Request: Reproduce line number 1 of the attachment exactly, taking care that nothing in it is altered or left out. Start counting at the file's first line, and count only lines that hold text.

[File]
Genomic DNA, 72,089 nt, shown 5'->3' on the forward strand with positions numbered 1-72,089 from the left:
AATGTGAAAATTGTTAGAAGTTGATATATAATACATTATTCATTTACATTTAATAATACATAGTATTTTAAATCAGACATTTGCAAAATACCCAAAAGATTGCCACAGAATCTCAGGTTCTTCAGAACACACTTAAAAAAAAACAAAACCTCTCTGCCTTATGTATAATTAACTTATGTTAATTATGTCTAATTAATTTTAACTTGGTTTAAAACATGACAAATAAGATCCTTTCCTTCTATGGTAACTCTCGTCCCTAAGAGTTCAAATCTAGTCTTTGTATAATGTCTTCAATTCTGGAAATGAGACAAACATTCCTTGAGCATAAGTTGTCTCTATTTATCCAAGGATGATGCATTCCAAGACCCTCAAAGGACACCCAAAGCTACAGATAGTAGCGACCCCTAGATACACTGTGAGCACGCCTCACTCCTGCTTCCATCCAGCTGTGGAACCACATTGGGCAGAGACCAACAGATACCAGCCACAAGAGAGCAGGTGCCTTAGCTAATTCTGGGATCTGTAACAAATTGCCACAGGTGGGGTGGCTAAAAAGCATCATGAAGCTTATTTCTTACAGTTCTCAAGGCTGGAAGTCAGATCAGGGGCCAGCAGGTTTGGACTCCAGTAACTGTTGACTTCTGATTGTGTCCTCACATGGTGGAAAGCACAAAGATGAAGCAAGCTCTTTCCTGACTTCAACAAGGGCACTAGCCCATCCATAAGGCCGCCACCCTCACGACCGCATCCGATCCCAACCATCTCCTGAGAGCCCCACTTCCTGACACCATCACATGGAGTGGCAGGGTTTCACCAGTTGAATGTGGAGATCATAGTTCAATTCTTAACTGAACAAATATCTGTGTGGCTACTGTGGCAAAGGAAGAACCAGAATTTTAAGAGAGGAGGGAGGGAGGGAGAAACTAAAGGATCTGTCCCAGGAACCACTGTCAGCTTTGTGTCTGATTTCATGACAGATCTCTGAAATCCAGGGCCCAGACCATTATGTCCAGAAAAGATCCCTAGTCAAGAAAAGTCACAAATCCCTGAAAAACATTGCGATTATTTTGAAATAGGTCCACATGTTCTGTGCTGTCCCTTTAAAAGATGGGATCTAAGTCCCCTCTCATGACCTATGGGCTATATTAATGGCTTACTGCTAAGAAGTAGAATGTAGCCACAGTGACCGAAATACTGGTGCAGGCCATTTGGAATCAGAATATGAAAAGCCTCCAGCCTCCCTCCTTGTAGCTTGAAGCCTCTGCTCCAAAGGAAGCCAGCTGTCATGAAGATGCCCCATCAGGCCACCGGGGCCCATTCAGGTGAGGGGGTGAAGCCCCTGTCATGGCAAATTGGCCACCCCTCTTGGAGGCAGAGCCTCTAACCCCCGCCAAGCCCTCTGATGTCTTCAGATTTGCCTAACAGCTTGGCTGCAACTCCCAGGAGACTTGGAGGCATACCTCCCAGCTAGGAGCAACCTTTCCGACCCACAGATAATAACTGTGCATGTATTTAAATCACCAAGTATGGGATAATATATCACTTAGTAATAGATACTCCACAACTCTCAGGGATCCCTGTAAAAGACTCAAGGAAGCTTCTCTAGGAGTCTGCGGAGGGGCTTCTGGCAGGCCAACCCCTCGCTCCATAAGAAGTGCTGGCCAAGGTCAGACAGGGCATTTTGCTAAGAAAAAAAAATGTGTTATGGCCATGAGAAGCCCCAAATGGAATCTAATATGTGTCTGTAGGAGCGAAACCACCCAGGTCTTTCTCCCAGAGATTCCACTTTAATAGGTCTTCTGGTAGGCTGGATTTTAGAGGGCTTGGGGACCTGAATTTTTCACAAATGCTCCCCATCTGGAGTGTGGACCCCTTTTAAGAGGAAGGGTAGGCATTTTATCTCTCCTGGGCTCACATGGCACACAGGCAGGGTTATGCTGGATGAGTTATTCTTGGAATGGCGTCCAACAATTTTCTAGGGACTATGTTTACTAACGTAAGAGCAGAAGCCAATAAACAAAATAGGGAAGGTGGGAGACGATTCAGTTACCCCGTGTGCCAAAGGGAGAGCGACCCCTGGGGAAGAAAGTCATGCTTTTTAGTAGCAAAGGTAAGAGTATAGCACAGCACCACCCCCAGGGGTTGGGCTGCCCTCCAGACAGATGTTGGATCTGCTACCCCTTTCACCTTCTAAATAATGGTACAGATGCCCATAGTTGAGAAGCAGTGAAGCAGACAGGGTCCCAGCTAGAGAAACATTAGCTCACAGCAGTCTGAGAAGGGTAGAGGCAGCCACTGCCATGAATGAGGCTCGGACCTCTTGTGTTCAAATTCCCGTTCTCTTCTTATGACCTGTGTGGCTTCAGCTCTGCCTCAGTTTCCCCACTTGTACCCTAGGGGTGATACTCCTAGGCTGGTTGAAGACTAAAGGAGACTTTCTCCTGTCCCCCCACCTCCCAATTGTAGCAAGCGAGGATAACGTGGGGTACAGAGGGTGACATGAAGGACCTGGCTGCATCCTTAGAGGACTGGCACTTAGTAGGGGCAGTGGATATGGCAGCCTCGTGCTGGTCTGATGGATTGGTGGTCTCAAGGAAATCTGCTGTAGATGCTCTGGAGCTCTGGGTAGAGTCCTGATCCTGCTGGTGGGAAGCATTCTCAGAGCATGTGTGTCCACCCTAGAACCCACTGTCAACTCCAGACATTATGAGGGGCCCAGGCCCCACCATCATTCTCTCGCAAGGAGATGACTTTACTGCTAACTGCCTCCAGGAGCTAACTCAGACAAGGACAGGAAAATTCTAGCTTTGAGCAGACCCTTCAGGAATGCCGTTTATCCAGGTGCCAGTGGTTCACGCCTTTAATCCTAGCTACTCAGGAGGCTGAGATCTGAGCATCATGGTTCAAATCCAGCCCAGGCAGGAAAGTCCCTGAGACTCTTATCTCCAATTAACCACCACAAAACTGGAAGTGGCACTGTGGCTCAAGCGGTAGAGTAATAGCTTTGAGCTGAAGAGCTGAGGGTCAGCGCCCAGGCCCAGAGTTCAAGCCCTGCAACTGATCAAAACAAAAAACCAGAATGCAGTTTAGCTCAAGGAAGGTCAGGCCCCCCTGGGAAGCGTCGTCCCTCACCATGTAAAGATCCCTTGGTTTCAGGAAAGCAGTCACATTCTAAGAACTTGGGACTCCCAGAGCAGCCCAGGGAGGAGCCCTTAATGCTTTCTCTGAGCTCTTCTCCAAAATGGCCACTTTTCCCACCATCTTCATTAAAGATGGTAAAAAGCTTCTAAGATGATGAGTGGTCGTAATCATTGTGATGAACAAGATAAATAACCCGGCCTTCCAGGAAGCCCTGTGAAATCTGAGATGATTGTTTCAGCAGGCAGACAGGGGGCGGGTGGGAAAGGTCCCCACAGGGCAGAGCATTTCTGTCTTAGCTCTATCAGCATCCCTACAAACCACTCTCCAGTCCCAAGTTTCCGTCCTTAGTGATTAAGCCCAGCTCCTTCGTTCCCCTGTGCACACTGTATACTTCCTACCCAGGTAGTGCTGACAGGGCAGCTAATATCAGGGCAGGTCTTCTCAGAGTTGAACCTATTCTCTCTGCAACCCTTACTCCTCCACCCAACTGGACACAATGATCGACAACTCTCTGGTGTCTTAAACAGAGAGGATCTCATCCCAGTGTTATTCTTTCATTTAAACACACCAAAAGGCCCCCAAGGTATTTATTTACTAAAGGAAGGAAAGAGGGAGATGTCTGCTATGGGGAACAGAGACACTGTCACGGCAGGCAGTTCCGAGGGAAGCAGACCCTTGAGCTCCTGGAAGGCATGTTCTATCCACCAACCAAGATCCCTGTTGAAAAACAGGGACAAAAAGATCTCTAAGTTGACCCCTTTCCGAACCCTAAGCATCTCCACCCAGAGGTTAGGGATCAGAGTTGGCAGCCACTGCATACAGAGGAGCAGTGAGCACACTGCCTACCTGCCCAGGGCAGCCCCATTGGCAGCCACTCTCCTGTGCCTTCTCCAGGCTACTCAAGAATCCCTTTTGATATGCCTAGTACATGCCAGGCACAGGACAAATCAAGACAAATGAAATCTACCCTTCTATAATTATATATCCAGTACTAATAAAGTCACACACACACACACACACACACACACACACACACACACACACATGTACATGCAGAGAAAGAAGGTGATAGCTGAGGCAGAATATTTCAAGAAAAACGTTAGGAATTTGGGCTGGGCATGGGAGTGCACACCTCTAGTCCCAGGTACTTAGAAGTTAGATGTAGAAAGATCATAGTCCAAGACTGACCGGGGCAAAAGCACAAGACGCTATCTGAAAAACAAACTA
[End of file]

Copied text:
Genomic DNA, 72,089 nt, shown 5'->3' on the forward strand with positions numbered 1-72,089 from the left: